raul-zurita-kmb.jpg.image.784.410

However, I think calling attention to the greatness of Zurita is only good if we do away with the common treatment whereby foreign writers are “allowed” to write about political calamity but that conditions are different for US poets (as in many discussions about “the poetry of witness” etc). Or that Zurita stands for a kind of separate, quarantined, foreign canonicity. That’s stabilizing canonicity.

No, I think we should insist – with Gander – that Zurita is someone for US poets to take to heart as much as they take to heart US poets, or even more than they take to heart US poets. This is one of the threats and promises of translation’s “transgressive circulation”: that a foreign poet can be “canonical” and utterly challenge our assumptions about poetry.

In an increasingly untenable situation in this country, I am inspired by Zurita’s call for a poetry that is “as vast and strong” as the forces of injustice, a call for an “extreme” poetry that invokes and engages with “the limitless violence of beauty.”

Literature of the Final Interaction

A browser window of playful digital innovation has closed. Like a light wind that dies after sunset. We see the cursor move, a soft click, the tab vanishes.

Something like a literature of the web was born and then almost immediately died, along with the most ambitious social lives traversing our generation – the last generation to experience the world before pervasive digital media. Blogs (Gawker, Hipster Runoff, HTMLGIANT(?)) were like… this thing that happened and then became either institutional, irrelevant, or crushed by political detractors. Comments sections became essential and then as quickly: perverse, violent. At some point, Pitchfork became Pitchfork. Reification.  Continue reading “Literature of the Final Interaction”

plzplztalk2me: Moss Angel Witchmonstr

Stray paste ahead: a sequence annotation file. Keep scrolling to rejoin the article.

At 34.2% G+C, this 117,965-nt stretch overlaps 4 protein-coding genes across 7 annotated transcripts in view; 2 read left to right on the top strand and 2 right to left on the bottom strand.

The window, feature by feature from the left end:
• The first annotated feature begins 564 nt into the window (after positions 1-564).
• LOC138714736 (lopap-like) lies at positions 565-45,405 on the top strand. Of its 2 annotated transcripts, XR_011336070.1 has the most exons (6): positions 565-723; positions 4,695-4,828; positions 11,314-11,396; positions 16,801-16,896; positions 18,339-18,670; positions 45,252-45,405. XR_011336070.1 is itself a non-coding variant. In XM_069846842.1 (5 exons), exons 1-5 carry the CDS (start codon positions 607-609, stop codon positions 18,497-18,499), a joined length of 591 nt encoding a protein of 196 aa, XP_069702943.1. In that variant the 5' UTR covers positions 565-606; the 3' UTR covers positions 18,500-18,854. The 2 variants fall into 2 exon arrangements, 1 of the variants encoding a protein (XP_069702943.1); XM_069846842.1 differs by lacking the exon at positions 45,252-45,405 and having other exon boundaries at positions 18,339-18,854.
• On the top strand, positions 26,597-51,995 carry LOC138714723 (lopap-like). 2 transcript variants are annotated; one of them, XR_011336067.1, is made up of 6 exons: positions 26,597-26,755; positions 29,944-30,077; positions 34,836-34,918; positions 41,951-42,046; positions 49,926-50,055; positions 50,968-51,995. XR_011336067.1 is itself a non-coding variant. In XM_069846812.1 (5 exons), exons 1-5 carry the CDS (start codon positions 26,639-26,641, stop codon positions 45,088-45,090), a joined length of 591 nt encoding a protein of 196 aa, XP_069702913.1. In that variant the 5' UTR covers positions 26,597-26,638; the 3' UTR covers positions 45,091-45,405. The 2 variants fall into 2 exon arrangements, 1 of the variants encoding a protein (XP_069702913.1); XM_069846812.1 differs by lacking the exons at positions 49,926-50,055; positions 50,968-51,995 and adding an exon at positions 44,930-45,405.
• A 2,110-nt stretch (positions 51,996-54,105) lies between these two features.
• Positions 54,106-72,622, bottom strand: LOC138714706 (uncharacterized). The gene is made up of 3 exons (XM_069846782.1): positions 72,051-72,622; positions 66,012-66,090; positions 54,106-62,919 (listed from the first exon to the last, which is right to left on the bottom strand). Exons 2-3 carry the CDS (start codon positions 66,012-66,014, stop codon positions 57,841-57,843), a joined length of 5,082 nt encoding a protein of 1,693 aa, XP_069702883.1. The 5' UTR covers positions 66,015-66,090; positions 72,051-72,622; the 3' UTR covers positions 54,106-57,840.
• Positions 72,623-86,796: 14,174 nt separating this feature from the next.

talklogo

Welcome back to plzplztalk2me, a semi-regular feature in which I talk to people who want to talk to me about stuff they want to talk about.

Recently, I e-mailed back and forth with Moss Angel Witchmonstr. Moss Angel Witchmonstr is author of four books, most recently Sea-Witch v.1 (2fast2house, 2017). She is a scorpio & a transsexual & lives in Portland, Oregon. Follow her on patreon at http://patreon.com/monstr.

Continue reading “plzplztalk2me: Moss Angel Witchmonstr”

Barack Obama, Writer

Obama-Sunset

In response to a question posed to him by presidential historian Doris Kearns Goodwin, concerning which historical era he believes would best suit his rhetorical style, Barack Obama stated the following: “There is a big part of me that has a writer’s sensibility. And so that’s how I think. That’s how I pursue truth. That’s how I hope to communicate truth to people.”

I’ve read these four sentences many times since they were spoken by the president; not long after Goodwin’s Vanity Fair interview appeared online, in September, I copy-pasted the quote into Adobe Illustrator and printed out a letter-sized inspirational poster, which I hung on my office wall at the spot on which my eyes tend to focus whenever I’m having trouble keeping the writerly juices flowing. While intended to be a goad, my poster has, so far, been a reliable distraction.  Continue reading “Barack Obama, Writer”